The forecast is for warmer weather on the way, so I guess by next weekend our snow will be nothing more than a memory and some photos. Which is fine by me. It's not an age thing - I was a complete wimp when I was kid. I hated going to school in the snow. The boys would have always made the most deadly slide in the playground (rivalling the Cresta Run)and it always seemed to be across the school entrance, so impossible to avoid; I hated being hit by snowballs and I hated wet gloves so much I never made any ammunition to fire back. I was terrified of slipping over on the ice on the way home in case someone saw me and laughed ... all in all I was a proper party pooper in the snow.
The saving grace was frozen milk. Free school milk (pre Thatcher) was delivered in crates containing glass bottles of,I guess, a quarter of a pint, with a cardboard top which you normally pierced with your thumb to enable you to stick a straw into the bottle. In a hard winter the cream which rose to the top conveniently froze and often half-pushed the top off ...dead hygienic! To us simple, post-war kids it was just like ice cream(Mr Whippy had yet to arrive). Of course, conversely the milk in summer was either warm, or in a very hot summer,going off. There is an upside and a downside to everything in life.
Strangely I don't ever recall the school closing during a particularly hard spell. I'm sure if it had I would have remembered it. It would have been the answer to a prayer for a snowaphobic like me.
Tuesday, January 5, 2010
When it comes to gastronomy, we Brits have done ourselves down for generations. We seem to have been quite happy to smile wryly and admit to boiling vegetables to death and making lumpy gravy.
On the other hand, the French have shouted their culinary prowess from the rooftops. Well, in the rarefied atmosphere of Michelin- starred kitchens, that is. Privately, some French food-watchers have been having doubts about France’s hallowed position as the gastronomic leaders of the world.
Tradition is all in France, and when French chefs are invited to share their culinary secrets to the outside world via the tv, to those of us raised on the antipodean madness of the Galloping Gourmet, the dearly missed and totally unpredictable Keith Floyd, or the globe-trotting Rick Stein, French cookery programmes are… well, boring.
The biggest French tv channel, TF1, has realised this, and it’s bought the rights to the Beebs 20 year- old ‘MasterChef.’ And they’re not slotting it into the whiling-away- an- afternoon OAP schedules, it’s going out on prime time. TF1 have, with typical Gallic modesty, described it as the most important amateur cookery competition in France and they’re backing up their claim with a cool €100,00 for the winner.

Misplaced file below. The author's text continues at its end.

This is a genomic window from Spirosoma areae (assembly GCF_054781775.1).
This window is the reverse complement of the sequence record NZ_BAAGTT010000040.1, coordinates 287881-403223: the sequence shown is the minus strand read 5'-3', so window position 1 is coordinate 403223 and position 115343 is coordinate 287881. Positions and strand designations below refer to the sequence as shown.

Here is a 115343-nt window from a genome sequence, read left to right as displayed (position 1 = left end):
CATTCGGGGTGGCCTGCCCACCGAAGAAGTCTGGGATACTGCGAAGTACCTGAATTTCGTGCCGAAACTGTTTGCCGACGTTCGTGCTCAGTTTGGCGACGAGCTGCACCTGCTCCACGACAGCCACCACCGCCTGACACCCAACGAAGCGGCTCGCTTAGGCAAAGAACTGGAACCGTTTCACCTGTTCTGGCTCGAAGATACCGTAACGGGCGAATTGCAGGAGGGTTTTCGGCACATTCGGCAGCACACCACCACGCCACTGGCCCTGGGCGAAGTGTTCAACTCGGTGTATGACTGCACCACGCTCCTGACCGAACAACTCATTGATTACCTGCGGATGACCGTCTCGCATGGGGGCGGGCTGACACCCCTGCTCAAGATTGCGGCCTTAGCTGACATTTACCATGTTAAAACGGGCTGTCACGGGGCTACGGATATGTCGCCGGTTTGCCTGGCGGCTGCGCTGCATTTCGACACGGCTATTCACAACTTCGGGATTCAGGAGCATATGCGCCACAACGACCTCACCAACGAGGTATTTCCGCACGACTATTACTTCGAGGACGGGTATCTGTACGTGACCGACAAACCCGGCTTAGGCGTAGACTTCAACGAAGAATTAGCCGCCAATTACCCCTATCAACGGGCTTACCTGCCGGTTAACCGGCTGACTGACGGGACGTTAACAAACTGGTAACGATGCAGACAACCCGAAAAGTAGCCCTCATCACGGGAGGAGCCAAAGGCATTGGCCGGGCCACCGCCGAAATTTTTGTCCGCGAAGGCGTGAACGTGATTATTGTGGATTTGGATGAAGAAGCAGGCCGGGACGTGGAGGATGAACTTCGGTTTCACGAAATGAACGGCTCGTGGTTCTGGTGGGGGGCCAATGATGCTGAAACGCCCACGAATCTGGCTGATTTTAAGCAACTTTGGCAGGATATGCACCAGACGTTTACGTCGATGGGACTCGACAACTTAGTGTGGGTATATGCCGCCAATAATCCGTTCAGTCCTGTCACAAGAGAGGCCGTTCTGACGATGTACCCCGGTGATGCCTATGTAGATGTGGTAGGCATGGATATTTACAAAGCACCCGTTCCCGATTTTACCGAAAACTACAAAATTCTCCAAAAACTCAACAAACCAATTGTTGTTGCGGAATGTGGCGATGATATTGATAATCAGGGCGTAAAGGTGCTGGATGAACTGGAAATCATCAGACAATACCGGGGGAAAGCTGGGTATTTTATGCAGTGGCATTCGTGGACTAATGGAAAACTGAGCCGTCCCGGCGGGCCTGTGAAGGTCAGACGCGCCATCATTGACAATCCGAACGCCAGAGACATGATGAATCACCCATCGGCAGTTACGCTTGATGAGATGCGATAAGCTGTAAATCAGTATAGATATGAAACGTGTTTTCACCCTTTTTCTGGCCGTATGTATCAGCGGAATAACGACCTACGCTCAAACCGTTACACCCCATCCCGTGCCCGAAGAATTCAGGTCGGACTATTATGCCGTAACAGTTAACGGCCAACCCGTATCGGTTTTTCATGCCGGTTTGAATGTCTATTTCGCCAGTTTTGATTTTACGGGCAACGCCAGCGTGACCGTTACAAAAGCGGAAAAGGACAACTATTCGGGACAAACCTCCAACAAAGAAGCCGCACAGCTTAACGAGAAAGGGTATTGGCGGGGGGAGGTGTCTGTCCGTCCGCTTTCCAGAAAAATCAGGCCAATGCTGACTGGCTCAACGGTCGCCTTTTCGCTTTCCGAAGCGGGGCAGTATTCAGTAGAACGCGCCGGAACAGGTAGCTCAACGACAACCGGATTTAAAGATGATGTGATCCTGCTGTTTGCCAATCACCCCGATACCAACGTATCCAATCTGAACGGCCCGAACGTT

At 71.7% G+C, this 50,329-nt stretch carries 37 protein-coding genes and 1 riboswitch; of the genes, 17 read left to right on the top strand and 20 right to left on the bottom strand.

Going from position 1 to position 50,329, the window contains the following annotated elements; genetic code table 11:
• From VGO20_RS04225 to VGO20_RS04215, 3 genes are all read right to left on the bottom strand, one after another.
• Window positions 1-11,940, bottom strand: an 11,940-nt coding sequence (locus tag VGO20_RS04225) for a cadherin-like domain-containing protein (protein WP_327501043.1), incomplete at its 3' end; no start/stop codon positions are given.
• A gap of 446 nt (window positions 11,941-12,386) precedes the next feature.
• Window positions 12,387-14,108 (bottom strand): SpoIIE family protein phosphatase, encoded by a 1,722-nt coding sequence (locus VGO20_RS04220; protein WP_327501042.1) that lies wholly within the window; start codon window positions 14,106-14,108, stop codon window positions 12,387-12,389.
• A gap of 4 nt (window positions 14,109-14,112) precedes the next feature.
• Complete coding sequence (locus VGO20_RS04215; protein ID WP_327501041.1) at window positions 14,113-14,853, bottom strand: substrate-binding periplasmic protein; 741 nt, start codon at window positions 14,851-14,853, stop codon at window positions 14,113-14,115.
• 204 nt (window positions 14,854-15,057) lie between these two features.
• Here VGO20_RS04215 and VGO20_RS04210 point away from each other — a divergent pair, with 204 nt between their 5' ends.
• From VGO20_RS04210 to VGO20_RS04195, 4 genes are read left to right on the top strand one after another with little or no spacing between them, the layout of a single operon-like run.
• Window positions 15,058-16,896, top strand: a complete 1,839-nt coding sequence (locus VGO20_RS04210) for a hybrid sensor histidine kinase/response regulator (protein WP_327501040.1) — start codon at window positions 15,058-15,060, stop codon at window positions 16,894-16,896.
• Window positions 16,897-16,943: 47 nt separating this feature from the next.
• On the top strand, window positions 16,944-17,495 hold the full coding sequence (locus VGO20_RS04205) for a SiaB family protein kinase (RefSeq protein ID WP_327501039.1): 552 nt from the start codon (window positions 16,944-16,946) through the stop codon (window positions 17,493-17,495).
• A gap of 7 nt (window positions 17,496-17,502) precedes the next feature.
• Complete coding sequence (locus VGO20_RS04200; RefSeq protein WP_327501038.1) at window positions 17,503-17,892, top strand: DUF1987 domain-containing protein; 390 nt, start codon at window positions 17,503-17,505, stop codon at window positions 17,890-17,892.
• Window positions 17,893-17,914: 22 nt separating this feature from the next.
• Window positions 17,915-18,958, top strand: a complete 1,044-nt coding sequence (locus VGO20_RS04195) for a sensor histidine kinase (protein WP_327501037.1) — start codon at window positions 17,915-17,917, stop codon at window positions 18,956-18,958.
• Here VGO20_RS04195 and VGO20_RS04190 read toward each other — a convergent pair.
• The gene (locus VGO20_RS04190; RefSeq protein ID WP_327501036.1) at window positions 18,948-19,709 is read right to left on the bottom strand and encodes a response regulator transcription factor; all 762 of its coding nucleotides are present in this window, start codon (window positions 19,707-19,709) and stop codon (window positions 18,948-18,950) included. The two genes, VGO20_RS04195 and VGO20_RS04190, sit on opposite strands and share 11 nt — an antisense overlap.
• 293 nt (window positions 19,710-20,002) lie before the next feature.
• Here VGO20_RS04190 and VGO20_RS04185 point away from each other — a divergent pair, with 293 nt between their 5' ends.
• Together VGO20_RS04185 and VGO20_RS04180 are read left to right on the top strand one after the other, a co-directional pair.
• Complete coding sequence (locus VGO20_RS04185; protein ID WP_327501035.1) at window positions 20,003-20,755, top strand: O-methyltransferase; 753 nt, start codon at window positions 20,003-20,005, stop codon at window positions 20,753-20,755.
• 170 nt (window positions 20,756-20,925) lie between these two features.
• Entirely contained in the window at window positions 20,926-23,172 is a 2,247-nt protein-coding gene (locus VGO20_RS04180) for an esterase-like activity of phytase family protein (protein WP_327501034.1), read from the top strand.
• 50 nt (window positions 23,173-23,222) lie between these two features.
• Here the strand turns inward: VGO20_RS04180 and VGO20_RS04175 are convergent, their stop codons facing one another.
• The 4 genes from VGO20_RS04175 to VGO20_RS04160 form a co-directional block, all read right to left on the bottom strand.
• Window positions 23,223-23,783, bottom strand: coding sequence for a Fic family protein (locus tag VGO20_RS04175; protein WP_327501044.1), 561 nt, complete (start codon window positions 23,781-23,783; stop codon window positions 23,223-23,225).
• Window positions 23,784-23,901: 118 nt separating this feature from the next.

TF1 aren’t the first French channel to recognise the pulling-power of cookery as popular entertainment. Channel 4’s Come Dine with Me ( or Un Diner Presque Parfait) - which has to be the biggest exercise in culinary one-up-manship even seen on tv - has been a huge success for the French channel M6 - attracting two million viewers for each programme. Believe me, for French tv this is mega audience numbers.
Previously, French cookery programmes, such as Bon Appétit Bien Sûr, have been deadly serious - a cross between Phillip Harben and Fanny Craddock. Fanny would have gone down well with the French, dressed as for a night at the opera, and with just the right amount of contemptuous froideur to traumatise amateur cooks for life.
Now, even a would-be Jamie Oliver has burst onto the French culinary stage. Cyril Lignac presents a show called ‘Oui Chef’, which is loosely modelled on ‘Jamie’s Kitchen’ and the cutely named ‘Vive la Cantine’ which somehow sounds much sexier than ‘Jamie’s School Dinners’.
Francois Simon, restaurant crtic for the iconic Le Figaro has to admit that British cookery progammes are tapping into the need for the French, particularly the younger amateur cooks, to try something more cosmopitan, adventurous and above all simple.
French food, thanks to Britain’s proliference of inovative cooks is being de-mystified.
M. Simon has reservations about one of our chefs going down that well in France, however. Gordon Ramsey, for some reason, would be unlikely to have a fan base in France. I wonder why?